Where Do I Feel Emotions in my Body? Worksheet

Where Do I Feel Emotions in my Body Worksheet

The “Emotion Exploration Activity” is a practical and engaging resource designed for Key Stage 1 and 2 students, taking approximately 30 minutes to complete. This activity aims to help children understand and express their emotions by exploring how these emotions manifest in their bodies.

Materials Needed:

  1. A4 sheet with a body outline
  2. Different color pens (red, blue, green, and yellow)
  3. Emotion list – happy, angry, worried, sad, scared


  • The activity can be conducted either in groups or individually.
  • The teacher or facilitator initiates the activity by calling out an emotion, for example, “angry,” and then asks the children, “When you are angry, where do you feel this?” Encourage them to think about physical sensations, such as a tense body, stomping feet, or a scrunched-up face.
  • Explore other emotions in a similar manner:
    • Happy: “When you are happy, where do you feel this?” Encourage responses related to smiling and relaxed shoulders.
    • Worried: Ask students to consider sensations like knots in the tummy or sweating.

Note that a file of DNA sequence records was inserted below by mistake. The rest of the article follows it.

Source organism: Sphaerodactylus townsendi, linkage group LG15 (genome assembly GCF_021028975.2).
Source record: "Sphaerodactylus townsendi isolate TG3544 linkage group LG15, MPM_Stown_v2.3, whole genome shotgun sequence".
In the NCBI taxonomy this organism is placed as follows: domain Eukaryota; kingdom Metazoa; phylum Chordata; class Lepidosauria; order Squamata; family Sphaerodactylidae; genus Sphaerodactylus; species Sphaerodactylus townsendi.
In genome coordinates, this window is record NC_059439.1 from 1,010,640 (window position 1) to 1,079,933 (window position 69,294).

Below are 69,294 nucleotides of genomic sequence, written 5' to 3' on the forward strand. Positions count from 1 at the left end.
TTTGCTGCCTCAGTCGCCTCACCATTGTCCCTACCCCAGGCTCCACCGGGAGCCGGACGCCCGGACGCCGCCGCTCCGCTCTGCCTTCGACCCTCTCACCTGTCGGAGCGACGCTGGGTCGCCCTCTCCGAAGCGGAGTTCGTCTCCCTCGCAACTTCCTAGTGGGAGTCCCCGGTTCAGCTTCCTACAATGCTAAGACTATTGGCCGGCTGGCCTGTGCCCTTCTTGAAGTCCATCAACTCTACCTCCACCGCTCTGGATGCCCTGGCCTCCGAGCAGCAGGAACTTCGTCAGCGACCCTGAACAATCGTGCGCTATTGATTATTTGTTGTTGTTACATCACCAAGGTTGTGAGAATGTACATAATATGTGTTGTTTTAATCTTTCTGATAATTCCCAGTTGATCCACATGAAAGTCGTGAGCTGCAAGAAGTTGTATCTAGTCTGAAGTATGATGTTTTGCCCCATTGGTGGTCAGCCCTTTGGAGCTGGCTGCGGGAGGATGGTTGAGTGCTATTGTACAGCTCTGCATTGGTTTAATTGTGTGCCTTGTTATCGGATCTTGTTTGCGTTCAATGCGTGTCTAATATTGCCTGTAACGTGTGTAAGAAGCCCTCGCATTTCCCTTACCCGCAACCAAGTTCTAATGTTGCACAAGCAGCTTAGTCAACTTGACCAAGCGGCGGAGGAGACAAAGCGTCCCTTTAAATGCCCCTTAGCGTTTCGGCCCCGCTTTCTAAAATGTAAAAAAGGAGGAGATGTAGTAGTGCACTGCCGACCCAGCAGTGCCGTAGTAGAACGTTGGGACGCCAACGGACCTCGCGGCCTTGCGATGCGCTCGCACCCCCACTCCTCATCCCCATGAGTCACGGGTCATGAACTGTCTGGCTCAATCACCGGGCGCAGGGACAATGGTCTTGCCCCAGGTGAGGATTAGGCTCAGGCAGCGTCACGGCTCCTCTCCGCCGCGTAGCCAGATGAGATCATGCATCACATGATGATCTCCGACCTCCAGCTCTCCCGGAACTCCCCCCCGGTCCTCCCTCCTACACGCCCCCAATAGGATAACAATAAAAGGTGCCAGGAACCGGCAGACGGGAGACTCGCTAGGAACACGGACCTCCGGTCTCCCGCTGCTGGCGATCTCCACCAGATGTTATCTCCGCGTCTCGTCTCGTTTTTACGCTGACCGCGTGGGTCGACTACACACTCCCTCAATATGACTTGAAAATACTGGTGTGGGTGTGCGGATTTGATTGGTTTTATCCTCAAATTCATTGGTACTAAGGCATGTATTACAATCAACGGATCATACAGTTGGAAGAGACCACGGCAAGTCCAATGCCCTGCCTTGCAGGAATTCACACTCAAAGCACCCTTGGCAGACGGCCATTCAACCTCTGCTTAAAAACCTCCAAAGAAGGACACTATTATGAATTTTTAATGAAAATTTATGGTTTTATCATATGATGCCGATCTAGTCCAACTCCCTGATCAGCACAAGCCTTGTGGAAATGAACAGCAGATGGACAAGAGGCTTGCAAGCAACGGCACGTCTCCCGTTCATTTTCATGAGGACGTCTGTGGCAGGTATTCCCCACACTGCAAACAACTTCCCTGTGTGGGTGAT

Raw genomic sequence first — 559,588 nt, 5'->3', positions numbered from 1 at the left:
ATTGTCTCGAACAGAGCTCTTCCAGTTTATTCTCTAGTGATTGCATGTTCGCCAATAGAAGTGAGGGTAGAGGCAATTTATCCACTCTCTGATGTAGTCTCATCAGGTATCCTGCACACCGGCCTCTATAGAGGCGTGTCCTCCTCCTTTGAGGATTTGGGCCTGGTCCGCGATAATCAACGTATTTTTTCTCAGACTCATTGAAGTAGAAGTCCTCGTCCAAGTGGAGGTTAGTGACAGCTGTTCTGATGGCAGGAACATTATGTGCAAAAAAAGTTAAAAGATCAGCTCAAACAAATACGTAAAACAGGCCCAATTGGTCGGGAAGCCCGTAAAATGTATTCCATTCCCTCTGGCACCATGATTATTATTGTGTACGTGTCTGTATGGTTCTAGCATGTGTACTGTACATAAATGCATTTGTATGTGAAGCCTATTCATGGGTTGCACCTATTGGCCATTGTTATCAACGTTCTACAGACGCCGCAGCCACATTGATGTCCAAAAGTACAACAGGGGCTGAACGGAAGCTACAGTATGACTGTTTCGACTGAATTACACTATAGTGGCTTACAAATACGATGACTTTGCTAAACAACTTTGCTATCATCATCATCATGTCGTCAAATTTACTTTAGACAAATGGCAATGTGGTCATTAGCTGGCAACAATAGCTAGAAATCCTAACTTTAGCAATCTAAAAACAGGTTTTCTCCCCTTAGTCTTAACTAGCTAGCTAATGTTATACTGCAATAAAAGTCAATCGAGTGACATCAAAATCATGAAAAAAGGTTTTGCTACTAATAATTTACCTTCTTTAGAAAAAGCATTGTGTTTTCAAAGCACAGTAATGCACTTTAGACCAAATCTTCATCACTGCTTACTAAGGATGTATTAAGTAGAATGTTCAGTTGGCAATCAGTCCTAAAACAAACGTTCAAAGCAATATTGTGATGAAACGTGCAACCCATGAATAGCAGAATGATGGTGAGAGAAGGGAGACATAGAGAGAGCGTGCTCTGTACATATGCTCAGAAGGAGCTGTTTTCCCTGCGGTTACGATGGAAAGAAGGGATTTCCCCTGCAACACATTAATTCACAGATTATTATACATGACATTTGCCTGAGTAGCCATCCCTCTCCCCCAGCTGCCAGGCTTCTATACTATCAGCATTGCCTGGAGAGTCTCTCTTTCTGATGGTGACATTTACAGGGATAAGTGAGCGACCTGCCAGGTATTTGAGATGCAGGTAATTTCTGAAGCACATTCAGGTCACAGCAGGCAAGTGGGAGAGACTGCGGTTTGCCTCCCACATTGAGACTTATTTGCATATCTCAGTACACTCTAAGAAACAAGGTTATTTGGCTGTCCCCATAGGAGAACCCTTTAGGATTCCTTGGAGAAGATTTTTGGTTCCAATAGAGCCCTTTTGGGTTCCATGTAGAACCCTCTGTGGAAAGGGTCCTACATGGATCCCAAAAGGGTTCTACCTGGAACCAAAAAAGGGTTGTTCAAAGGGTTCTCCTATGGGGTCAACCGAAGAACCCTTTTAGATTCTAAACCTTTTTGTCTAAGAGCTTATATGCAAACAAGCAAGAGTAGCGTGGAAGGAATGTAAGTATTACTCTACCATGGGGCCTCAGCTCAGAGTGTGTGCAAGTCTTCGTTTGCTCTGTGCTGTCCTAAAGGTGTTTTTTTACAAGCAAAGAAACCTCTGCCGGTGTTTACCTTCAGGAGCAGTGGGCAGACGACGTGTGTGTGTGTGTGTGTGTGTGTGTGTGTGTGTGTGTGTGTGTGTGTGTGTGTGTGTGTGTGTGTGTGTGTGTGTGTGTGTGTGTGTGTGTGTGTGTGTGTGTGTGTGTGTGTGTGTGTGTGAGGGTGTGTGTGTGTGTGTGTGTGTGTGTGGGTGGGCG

• Sad and scared can also be explored in the same way.
  • Provide the children with the A4 sheet with a body outline and instruct them to write, draw, or color where they feel these emotions in their bodies. Use different colored pens to represent different emotions (e.g., red for anger, blue for sadness, green for worry, yellow for happiness).

Extension – Anxiety Body Signals:

  • For an extension activity, provide a new worksheet and ask the children to focus specifically on the feelings of worry and anxiety.
  • Instruct them to write or draw what happens in their bodies when they feel worried or anxious, along with where they feel these sensations.
  • Encourage students to think about which physical signals they notice the most when experiencing anxiety, such as feeling light-headed, faint, having a dry mouth, sweaty hands, the urge to use the toilet, a shaky voice, headache, a faster heartbeat, or butterflies in the tummy.

This resource not only helps children recognize and express their emotions but also provides valuable insights into the physical sensations associated with different emotional states. It offers a practical way for young students to connect their feelings to their bodies, promoting emotional awareness and self-expression.